In order to evaluate the screening efficiency of clinical estimation of fetal weight for detecting LGA, 2 × 2 tables were constructed by defining the exposure as “referral for S>D” vs. “screen negative” and the outcome as the presence or absence of a birth weight >90th%ile for gestational age. For deliveries occurring at ≥37 weeks’ gestation, the outcome of birth weight >4000 grams was also evaluated. Finally, the number needed to scan (NNS) to detect one abnormal birth weight was determined. To evaluate the effect of maternal BMI on the accuracy of clinical suspicion for LGA, the study cohort was stratified into categories of BMI<25 kg/m2, 25-29.9 kg/m2, ≥30 kg/m2, and ≥40 kg/m2. BMI was obtained through patient self-report on routine questionnaire administered at the time of the first ultrasound in our unit. Test performance characteristics were calculated for each fetal growth disorder by BMI stratum. Additionally, the incidence of each fetal growth disorder was compared across BMI categories using a chi-square test for trend. This analysis was then repeated for clinical suspicion for SGA, by defining the exposure as “referral for S<D” vs. “screen negative” and the outcome as the presence or absence birth weight <10th%ile for gestational age.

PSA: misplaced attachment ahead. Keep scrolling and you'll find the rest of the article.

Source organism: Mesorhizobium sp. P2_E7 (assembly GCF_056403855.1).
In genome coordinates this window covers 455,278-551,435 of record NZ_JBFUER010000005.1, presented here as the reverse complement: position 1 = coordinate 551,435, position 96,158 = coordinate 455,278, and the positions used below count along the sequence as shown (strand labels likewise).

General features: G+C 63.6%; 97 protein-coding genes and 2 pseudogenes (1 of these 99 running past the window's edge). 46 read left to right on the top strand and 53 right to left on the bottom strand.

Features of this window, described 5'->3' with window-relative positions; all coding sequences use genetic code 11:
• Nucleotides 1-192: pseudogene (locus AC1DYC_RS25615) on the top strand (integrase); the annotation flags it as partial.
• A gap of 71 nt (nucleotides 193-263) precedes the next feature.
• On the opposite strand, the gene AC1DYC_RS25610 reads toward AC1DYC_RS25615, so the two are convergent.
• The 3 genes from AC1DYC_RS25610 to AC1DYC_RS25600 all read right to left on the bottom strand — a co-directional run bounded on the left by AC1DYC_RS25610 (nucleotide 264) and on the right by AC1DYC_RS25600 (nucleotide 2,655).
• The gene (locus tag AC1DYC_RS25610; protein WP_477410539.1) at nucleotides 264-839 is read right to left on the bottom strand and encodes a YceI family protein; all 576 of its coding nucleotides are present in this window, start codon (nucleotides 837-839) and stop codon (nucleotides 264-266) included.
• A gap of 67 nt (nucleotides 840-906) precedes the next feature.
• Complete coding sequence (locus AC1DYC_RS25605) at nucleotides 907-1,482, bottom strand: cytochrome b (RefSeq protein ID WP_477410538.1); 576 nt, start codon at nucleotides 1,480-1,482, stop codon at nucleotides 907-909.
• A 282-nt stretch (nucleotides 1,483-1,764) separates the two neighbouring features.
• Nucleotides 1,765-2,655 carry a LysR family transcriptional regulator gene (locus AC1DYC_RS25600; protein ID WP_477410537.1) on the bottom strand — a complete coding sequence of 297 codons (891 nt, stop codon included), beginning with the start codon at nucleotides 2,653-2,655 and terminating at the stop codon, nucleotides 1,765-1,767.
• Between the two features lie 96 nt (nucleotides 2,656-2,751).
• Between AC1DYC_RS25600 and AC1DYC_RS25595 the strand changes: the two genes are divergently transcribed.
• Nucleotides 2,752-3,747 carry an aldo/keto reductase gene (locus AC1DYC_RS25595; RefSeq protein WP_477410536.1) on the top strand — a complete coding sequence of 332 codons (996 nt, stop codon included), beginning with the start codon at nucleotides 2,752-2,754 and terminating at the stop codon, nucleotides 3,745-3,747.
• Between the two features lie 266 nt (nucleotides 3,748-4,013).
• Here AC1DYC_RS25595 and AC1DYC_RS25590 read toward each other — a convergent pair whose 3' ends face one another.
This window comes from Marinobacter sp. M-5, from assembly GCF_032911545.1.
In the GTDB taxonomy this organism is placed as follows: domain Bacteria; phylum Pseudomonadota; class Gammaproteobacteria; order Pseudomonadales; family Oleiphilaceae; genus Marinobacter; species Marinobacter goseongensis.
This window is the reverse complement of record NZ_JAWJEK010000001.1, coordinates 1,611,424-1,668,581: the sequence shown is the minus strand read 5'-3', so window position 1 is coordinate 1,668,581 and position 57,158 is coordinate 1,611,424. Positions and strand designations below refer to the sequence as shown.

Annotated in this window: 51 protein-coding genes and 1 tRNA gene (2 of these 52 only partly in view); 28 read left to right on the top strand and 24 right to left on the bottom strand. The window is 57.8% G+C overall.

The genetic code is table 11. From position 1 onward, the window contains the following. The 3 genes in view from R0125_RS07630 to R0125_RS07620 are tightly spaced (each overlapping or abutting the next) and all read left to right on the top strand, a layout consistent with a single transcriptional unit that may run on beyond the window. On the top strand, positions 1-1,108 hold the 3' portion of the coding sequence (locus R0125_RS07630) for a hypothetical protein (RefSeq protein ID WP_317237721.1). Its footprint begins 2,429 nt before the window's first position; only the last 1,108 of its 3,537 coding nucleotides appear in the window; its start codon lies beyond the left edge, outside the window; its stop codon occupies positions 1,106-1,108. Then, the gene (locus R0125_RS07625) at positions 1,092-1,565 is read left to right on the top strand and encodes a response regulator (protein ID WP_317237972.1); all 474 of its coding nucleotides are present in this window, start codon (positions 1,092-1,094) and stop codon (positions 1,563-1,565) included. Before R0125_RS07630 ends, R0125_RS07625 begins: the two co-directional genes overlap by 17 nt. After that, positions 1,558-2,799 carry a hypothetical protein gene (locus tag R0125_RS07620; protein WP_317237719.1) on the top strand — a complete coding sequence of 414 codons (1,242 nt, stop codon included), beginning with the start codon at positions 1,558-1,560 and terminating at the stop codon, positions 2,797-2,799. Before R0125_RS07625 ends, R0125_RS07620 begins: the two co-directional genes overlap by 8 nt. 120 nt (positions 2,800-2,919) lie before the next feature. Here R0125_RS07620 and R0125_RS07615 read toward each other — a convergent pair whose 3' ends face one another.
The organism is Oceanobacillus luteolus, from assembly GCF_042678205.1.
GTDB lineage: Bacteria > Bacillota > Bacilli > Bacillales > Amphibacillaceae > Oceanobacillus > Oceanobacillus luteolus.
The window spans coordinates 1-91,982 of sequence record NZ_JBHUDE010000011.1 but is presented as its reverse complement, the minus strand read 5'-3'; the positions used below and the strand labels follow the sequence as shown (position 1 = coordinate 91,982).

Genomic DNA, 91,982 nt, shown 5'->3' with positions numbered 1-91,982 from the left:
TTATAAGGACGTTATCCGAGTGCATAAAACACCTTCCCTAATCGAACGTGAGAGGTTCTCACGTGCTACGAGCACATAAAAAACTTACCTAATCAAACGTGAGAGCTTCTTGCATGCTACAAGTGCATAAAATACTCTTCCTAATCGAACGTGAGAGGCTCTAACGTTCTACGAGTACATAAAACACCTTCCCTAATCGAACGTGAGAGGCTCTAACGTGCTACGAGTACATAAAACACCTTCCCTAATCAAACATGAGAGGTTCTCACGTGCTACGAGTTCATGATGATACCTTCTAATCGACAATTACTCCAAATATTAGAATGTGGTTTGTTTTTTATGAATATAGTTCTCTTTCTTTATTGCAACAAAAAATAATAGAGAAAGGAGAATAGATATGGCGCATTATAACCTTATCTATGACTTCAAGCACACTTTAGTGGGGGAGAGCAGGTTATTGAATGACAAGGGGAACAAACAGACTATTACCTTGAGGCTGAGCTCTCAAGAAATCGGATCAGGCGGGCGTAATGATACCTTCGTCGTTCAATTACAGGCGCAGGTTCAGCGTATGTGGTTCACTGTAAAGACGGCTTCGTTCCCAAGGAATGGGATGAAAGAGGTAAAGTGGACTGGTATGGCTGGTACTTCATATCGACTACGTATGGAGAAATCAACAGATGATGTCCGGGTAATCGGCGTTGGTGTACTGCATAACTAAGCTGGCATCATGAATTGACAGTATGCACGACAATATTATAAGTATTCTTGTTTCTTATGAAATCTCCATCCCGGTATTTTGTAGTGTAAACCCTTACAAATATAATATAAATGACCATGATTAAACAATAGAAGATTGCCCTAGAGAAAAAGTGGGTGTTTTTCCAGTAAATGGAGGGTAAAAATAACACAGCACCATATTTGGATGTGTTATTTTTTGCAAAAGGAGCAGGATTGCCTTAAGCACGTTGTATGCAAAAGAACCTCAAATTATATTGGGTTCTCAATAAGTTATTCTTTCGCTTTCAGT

Given the potential time lag between fundal height measurement and delivery, a sub-analysis was performed to evaluate the screening efficiency of fundal height for abnormal EFW and/or AFI on index ultrasound. For this analysis, exposure was defined as “referral for S>D” vs. “referral for other indications” and “referral for S<D” vs. “referral for other indications.” Patients with multiple indications for ultrasound were carefully evaluated to determine if any indication was a suspected growth disorder in order to assign them to the appropriate exposure group. Patients referred for third trimester ultrasound for other indications were considered to have a normal clinical estimation of fetal weight. Outcomes were EFW >90th%ile and/or polyhydramnios and EFW <10th%ile and/or oligohydramnios. P-values <0.05 were considered statistically significant. All statistical analyses were performed using STATA 10, Special Edition (College Station, TX).